The human flea, Pulex irritans, is a cosmopolitan flea species that has, in spite of the common name, a wide host spectrum. It is one of six species in the genus Pulex; the other five are all confined to the Nearctic and Neotropical regions. The species is thought to have originated in South America, where its original host may have been the guinea pig or peccary.
Fleas are a pest species to their hosts, causing an itching sensation that results in discomfort and leads to scratching in the vicinity of the bite. Flea bites generally cause the skin to raise, swell and itch. The bite site has a single puncture point in the center. Bites often appear in clusters or small rows and can remain inflamed for up to several weeks.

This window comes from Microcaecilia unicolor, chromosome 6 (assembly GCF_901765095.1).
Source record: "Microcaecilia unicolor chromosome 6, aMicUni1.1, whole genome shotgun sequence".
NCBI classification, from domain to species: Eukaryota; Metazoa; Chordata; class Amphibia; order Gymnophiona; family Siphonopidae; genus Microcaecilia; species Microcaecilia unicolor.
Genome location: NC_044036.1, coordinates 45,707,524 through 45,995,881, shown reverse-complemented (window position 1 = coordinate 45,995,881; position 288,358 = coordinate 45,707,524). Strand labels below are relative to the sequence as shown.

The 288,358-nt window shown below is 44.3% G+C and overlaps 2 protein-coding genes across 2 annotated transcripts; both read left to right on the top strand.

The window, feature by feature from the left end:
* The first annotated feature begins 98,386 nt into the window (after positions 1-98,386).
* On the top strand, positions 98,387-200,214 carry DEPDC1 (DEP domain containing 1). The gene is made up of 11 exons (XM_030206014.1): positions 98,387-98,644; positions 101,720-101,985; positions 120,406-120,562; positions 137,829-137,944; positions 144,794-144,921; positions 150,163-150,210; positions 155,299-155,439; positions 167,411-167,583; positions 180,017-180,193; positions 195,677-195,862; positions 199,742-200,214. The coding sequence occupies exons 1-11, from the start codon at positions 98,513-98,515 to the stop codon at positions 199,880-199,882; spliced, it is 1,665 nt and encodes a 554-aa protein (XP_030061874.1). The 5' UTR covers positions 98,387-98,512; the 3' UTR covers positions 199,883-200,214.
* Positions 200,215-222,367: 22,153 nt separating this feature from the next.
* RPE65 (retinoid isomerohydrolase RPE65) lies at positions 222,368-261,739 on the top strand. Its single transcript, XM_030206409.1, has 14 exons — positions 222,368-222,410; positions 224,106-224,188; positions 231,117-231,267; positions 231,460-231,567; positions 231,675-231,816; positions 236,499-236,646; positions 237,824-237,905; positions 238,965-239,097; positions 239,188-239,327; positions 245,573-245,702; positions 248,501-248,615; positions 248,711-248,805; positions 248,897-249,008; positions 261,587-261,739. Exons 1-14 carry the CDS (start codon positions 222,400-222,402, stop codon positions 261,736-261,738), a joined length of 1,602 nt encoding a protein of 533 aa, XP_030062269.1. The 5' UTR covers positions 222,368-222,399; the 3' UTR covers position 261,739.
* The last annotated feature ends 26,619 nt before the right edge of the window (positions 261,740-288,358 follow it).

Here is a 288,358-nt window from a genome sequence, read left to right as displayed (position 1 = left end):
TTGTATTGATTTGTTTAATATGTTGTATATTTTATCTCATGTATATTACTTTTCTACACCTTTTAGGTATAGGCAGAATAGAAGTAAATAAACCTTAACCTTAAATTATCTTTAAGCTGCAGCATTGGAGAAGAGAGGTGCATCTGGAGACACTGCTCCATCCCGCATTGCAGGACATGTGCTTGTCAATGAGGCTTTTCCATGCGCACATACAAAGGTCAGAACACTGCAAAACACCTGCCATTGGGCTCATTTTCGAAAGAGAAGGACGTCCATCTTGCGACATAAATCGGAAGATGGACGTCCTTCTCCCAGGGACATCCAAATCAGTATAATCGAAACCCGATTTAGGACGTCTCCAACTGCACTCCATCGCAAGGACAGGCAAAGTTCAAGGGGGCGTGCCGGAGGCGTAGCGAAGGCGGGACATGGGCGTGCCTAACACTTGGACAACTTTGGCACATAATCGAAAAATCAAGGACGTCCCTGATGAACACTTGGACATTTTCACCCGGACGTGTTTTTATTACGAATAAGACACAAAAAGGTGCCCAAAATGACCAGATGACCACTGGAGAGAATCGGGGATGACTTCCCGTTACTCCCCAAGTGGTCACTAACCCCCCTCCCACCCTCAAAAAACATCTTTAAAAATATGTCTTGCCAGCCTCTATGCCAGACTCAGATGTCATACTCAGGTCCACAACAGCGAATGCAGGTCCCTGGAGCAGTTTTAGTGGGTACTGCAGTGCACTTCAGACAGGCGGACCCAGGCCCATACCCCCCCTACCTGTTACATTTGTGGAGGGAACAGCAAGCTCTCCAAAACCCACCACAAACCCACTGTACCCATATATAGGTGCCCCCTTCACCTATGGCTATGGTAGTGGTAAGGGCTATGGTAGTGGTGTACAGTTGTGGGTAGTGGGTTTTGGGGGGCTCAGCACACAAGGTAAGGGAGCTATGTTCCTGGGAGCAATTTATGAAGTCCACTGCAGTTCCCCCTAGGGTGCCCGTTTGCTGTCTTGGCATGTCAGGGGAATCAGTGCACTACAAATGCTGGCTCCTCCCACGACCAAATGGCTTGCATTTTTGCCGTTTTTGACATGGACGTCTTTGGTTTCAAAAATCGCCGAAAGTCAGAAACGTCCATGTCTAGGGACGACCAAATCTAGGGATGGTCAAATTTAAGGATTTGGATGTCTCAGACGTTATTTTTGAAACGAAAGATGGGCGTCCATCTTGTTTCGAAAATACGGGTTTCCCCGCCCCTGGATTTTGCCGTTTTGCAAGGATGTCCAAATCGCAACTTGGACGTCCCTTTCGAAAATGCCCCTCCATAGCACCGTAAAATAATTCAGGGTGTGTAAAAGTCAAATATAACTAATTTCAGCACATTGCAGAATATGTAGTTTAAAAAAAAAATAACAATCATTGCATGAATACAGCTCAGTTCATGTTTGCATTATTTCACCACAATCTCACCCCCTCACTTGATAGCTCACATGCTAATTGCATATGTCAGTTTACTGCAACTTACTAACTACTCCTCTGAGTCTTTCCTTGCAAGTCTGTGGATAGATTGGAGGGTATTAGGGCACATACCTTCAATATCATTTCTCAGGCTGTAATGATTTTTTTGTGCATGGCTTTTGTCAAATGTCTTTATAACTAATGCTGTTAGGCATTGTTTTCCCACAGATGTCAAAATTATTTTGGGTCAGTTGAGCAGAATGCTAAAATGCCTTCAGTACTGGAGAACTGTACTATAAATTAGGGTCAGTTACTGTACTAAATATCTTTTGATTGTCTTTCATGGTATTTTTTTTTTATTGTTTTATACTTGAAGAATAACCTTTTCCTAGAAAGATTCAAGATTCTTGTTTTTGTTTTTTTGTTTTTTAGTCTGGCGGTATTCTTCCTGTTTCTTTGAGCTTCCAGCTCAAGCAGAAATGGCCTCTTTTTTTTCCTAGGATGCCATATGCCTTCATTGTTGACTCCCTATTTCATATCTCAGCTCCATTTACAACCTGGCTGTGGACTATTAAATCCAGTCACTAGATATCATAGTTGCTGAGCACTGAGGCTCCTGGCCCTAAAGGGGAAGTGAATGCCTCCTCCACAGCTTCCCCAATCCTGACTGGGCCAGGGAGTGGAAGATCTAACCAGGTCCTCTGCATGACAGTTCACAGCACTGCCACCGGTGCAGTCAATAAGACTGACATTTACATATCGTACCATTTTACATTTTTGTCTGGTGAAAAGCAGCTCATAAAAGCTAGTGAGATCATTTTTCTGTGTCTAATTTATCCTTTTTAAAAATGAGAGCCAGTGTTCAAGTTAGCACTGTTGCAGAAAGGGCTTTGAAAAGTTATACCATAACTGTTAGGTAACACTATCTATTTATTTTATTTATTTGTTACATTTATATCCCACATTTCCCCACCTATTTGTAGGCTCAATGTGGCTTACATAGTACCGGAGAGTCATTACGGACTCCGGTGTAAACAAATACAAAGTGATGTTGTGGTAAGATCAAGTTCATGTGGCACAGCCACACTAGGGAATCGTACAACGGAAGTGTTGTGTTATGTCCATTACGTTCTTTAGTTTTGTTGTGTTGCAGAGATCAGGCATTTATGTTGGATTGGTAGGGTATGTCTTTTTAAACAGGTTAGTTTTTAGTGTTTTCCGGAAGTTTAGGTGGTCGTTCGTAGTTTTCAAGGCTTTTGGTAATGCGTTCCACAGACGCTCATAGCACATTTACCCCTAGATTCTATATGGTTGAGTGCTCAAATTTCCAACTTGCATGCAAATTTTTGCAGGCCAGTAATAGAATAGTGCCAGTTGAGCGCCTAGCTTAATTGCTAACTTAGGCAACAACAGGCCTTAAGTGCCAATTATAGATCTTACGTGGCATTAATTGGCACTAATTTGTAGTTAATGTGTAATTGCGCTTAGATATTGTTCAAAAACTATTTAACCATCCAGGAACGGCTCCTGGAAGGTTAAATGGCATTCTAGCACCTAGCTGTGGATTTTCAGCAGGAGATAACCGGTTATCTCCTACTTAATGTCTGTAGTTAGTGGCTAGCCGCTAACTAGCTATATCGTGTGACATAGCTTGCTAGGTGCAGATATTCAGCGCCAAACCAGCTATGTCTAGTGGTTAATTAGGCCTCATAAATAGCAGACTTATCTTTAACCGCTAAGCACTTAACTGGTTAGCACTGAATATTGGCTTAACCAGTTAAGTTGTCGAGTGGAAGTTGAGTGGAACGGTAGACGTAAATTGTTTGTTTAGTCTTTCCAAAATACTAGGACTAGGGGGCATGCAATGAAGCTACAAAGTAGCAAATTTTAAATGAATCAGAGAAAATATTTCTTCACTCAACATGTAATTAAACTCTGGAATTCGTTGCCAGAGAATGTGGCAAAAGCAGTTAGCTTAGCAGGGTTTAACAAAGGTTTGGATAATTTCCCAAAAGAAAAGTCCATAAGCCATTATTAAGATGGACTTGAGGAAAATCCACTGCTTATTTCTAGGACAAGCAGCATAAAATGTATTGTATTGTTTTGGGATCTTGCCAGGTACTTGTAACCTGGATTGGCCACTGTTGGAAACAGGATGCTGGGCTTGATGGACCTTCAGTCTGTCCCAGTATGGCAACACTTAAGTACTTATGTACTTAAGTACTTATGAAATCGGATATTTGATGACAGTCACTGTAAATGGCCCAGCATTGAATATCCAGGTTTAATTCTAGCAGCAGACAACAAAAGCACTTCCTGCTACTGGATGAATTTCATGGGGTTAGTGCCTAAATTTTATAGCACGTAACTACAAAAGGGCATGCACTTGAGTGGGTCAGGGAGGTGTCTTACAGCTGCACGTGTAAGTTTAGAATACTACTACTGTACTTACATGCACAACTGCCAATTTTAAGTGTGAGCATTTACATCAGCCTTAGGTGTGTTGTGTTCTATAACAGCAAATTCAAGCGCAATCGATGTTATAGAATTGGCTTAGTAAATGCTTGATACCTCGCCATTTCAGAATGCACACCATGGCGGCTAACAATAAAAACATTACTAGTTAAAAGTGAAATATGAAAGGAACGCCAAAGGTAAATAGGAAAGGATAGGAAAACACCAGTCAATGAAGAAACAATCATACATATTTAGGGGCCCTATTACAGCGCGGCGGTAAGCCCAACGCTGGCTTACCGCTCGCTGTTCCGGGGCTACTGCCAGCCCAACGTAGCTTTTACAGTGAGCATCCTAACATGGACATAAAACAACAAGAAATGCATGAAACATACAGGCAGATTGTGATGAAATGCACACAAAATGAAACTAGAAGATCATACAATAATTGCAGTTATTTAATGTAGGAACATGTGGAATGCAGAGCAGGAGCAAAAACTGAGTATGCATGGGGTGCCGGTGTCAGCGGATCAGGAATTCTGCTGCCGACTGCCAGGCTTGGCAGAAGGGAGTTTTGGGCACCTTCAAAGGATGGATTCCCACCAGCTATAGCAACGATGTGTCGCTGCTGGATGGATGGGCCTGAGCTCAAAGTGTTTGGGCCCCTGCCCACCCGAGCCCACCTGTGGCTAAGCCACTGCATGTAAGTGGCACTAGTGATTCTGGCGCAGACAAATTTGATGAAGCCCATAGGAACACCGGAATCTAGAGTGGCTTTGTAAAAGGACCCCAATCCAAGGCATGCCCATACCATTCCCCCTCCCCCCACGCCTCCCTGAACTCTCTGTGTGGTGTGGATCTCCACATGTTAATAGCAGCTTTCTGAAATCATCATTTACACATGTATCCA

This species bites many species of mammals and birds, including domesticated ones. It has been found on dogs and wild canids, monkeys in captivity, opossums, domestic cats, wild felids in captivity, chickens, black rats and Norwegian rats, wild rodents, pigs, free-tailed bats, and other species. It can also be an intermediate host for the cestode Dipylidium caninum.
Fleas can spread rapidly and move between areas to include eyebrows, eyelashes, and pubic regions.
Hair loss as a result of itching is common, especially in wild and domestic animals. Anemia is also possible in extreme cases of high-volume infestations.
Plague is a very serious illness, but is treatable with commonly available antibiotics. The earlier a patient seeks medical care and receives treatment that is appropriate for plague, the better their chances are of a full recovery.
People in close contact with very sick pneumonic plague patients may be evaluated and possibly placed under observation. Preventive antibiotic therapy lmay also be given, depending on the type and timing of personal contact.